You've seen the iconic images of the first manned moon landing. Now, marvel at these recently-recovered, very first photographs of the lunar surface!
Before Neil Armstrong and his legendary crew made history as the first men on the moon, NASA sent a few unmanned missions there to help determine the appropriate landing sites for the Apollo program. Each of these spacecrafts housed a custom built 70mm Kodak camera which took photographs of the surface of the moon and then beamed them back to Earth. A number of these photographs were made public soon after, but the rest remained hidden, away from the public eye, until today.
“Extraterrestrial” is the third part to the ongoing “The Invisible Photograph” series by the Hilman Photography Initiative of the Carnegie Museum of Art. The 21-minute long video documents the entire process of recovering the photographs from the tapes from all five lunar missions during the late ’60s, just shortly before Apollo 11 landed in 1969. The story was pieced together through interviews with individuals from the small team that made up the Lunar Orbiter Image Recovery Project (LOIRP) led by Dennis Wingo and Keith Cowing, as well as archive footage that explained the purpose of the unmanned lunar missions.
Watch the entire video below:
All information in this article were sourced from “The Invisible Photograph” series by the Hilman Photography Initiative of the Carnegie Museum of Art.
Really want to bring your film photos to life? We’re now offering totally analogue fine art prints in a host of large sizes and formats! Carefully enlarged from your negatives onto premium photographic paper by lab professionals, each picture is a unique piece of craftsmanship.
Since Lomography launched its new Petzval 58 Bokeh Control Art Lens project on Kickstarter, we've been seeing a variety of pictures, from images of snow monkeys in Japan to behind-the-scenes shots of New York Fashion Week. Many of these pictures were shot with digital cameras, but we've yet to see how the Petzval 58 performs on an analog Canon Rebel camera loaded with black and white, and x-pro film. Join us on a trip through the heart of New York's Chinatown during the Lunar New Year Parade.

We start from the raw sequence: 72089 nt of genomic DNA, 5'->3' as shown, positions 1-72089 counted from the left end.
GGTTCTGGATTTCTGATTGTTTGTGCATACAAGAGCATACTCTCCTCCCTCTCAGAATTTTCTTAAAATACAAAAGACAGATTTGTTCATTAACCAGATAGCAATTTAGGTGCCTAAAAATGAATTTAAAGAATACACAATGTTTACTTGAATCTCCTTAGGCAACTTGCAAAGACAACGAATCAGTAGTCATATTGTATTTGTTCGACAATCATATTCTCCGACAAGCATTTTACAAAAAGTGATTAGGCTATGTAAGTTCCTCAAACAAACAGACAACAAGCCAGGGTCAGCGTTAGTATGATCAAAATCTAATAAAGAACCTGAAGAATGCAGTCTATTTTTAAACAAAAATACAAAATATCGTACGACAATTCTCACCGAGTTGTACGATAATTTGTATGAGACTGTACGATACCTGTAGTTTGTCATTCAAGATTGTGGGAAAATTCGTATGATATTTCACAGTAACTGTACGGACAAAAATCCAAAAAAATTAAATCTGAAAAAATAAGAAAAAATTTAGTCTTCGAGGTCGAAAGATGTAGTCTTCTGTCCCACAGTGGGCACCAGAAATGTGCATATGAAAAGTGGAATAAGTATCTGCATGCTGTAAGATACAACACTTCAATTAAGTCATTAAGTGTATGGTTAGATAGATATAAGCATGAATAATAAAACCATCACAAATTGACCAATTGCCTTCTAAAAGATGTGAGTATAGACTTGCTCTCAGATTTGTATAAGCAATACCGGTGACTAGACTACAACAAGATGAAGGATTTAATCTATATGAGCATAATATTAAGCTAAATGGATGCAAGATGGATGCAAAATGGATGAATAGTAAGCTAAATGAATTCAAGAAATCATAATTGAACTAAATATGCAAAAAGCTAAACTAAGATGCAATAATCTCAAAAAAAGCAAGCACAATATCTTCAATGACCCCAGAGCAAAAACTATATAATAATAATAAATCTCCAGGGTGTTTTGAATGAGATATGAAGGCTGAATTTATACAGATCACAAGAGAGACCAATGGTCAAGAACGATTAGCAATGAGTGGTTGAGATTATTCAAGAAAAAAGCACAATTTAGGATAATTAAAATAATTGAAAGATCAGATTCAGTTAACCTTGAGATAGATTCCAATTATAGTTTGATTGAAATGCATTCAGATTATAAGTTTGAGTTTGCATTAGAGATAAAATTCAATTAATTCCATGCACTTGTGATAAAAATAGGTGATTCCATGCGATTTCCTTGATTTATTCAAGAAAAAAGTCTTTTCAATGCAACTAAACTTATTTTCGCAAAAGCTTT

These images, said to be the first color photographs of Bali, Indonesia, were taken by National Geographic photographer Franklin Price Knott during a journey through Japan, China, the Philippines, Bali, and India back in 1927 at the age of 73.
Trek the globe without leaving the comforts of your own home by marveling at these breathtaking panoramas taken by our awesome lomographers in the community (also, find out how you can earn piggies and have your very own photographs be featured on the Online Shop)!
You are probably already familiar with our German Petzval LomoAmigo Steffen Böttcher, aka Stilpirat. He recently released his very first audio book about his adventures as photographer, "Abenteuer Fotografie," featuring the beautiful Petzval lens on the cover. Through this competition, our German-speaking community gets the chance to win three of his audio books as well as his photo book about Ghana. So what do you need to do? Show us your lomographic adventures!
Making your very own LomoKino movie is really fun and rewarding, but it also requires some time and effort. Now here's some good news - Samplomat will make it easier for you! This desktop application is free for Mac and Windows systems. Let the LomoKino movie-making begin!
Done shooting and want your films to be processed? We can process your colour and black & white 35mm, 120 or 110 films! Development, prints and scans are also included. (Service availability depends on your markets)
If you are looking for some lomographic entertainment this month in your home city or if you are traveling the world and want some insider tips from our lomography teams, here’s a selection of what is going on in Lomography Gallery and Embassy Stores around the world.
In prime areas of New York and San Francisco, the phrase ‘rush hour’ is always on the menu. Drive up to Reno, and the same expression fizzles. Many roads are framed by mountains and shrubbery, a picture of calm in the city. But the night makes up for the day’s stilly mood. Casinos flaunt LED signs and marquees, a treat for urban photographers.